From April to August in those days, children worked the fields and orchards alongside their parents. Those too small to reach the fruit were left in the car, Smith said.

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Some died of asphyxiation, others from lung diseases blamed on pesticides. Still others were victims of sexual abuse.

“I lost my best friend in an abandoned refrigerator,” Smith said. “She had gotten out of the car and was playing hide and seek with her brother.”

Smith’s family moved to Florida in the late 1970s and settled in Wimauma. Smith attended a local day care and still remembers it as a little piece of heaven. The center came under the supervision of the Immokalee-based Redlands Christian Migrant Association and Smith became known as an “RCMA baby.”

“That was like my second home because I stayed there when I couldn’t help my parents. They took good care of us.”

An early family photo shows Rocio Smith when she was attending the RCMA day care in south Hillsborough County, a place she called "a little piece of heaven."
An early family photo shows Rocio Smith when she was attending the RCMA day care in south Hillsborough County, a place she called "a little piece of heaven." [ Courtesy Rocio Smith ]

Her mother later went to work at the day care and stayed for more than 40 years, until she was almost 70.

Macrina Vega, 51, an RCMA area coordinator, remembers Smith and her mother as people who enjoyed helping others without expecting anything in return.

“Rocio’s mother was a role model to all, especially her daughter. You can see her influence in who Rocio has become,” Vega said.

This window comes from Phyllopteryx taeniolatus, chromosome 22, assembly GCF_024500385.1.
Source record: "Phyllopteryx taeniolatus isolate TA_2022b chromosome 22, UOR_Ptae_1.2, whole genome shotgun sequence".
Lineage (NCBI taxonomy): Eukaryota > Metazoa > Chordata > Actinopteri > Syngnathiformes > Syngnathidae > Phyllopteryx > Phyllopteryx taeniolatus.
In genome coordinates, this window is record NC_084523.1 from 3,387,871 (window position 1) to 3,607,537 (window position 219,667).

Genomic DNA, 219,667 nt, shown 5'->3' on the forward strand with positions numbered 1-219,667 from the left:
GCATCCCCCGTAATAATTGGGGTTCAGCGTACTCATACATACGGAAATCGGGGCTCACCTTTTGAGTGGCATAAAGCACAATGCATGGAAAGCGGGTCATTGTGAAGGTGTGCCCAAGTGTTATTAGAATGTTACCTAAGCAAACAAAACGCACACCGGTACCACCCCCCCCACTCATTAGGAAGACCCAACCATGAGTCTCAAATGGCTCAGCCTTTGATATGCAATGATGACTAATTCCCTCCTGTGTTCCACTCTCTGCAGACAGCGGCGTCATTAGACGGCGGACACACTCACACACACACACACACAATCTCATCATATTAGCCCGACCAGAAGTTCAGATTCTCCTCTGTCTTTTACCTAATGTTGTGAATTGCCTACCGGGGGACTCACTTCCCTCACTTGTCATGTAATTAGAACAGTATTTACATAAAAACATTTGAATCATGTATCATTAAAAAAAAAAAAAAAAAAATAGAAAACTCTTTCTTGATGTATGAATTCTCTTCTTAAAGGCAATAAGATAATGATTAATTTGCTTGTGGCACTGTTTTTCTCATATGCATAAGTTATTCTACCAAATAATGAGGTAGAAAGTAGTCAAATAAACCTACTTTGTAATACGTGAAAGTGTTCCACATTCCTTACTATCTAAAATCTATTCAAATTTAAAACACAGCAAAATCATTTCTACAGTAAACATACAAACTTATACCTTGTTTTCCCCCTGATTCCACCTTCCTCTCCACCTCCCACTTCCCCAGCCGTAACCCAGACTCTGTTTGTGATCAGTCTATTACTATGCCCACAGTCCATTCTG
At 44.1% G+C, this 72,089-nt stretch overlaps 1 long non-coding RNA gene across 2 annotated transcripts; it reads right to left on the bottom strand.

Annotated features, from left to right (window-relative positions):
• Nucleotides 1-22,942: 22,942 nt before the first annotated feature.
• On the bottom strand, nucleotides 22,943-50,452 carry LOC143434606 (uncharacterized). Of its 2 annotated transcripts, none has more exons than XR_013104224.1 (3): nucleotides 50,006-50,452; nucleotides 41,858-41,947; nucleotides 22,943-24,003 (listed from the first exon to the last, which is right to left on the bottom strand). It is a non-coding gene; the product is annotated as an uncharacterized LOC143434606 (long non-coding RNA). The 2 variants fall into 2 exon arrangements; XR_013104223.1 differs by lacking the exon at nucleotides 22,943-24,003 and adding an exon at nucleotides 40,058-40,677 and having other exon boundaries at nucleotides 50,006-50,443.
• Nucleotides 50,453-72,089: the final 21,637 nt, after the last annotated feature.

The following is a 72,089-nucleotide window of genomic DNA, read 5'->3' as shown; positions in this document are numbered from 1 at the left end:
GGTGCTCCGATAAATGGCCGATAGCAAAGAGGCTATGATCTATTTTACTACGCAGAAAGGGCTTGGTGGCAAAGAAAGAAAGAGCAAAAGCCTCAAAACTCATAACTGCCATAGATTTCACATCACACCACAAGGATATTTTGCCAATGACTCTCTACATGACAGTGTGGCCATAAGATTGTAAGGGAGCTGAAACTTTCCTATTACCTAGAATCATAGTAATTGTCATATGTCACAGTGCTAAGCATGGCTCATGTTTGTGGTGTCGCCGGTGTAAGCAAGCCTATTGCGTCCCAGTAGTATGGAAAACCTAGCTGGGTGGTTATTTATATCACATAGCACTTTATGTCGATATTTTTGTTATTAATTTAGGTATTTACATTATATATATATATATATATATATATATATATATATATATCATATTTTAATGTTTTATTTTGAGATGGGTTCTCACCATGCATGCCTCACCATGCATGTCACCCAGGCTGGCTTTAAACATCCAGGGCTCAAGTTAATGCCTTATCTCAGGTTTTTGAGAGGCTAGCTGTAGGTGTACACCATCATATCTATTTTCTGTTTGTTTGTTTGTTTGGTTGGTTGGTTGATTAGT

Smith learned the value of work. She graduated from East Bay High School in Gibsonton with honors. She credits her father with helping her achieve her dreams.

“He always encouraged us to study, to be good students, to learn and to have big dreams. He didn’t want to see us working on the fields forever, like him. He liked to say, ‘No quiero verlos aquí después de los 16 años.”

Translation: “I don’t want to see you here after you turn 16.”

Rocio Smith was a brigade commander in 1989 with the Junior Reserve Officers Training Corps at East Bay High School in Gibsonton. She graduated with honors and went on to attend the University of South Florida.
Rocio Smith was a brigade commander in 1989 with the Junior Reserve Officers Training Corps at East Bay High School in Gibsonton. She graduated with honors and went on to attend the University of South Florida. [ Courtesy Rocio Smith ]

Smith received scholarships to USF and the University of Tampa and attended USF. After graduation, she worked at Martin Medical Center in Ruskin and the Wimauma Family Health Center.

She was able to help patients whose mental health issues arose from poverty because she had navigated poverty. This helped lead her to her career in banking.

In her new position, Smith encourages her customers to learn how to save money for the future.

“It’s a personal commitment,” she said.

In the process, she serves as an inspiration, said Luz Gaona, 45, a speech pathologist in Ruskin.

“She has motivated many of us to be someone in life, and to think that many things can be achieved when we show dedication and confidence in our abilities,” Gaona said. “She is a pillar as a professional and an example to follow as the daughter of farmers.”

Smith met her husband, Michael, in high school and they’ve been married for 30 years. They live in Plant City and have a son, Michael Smith, 27.

“We have a home surrounded by strawberry fields,” Smith said. “It reminds me of my childhood.”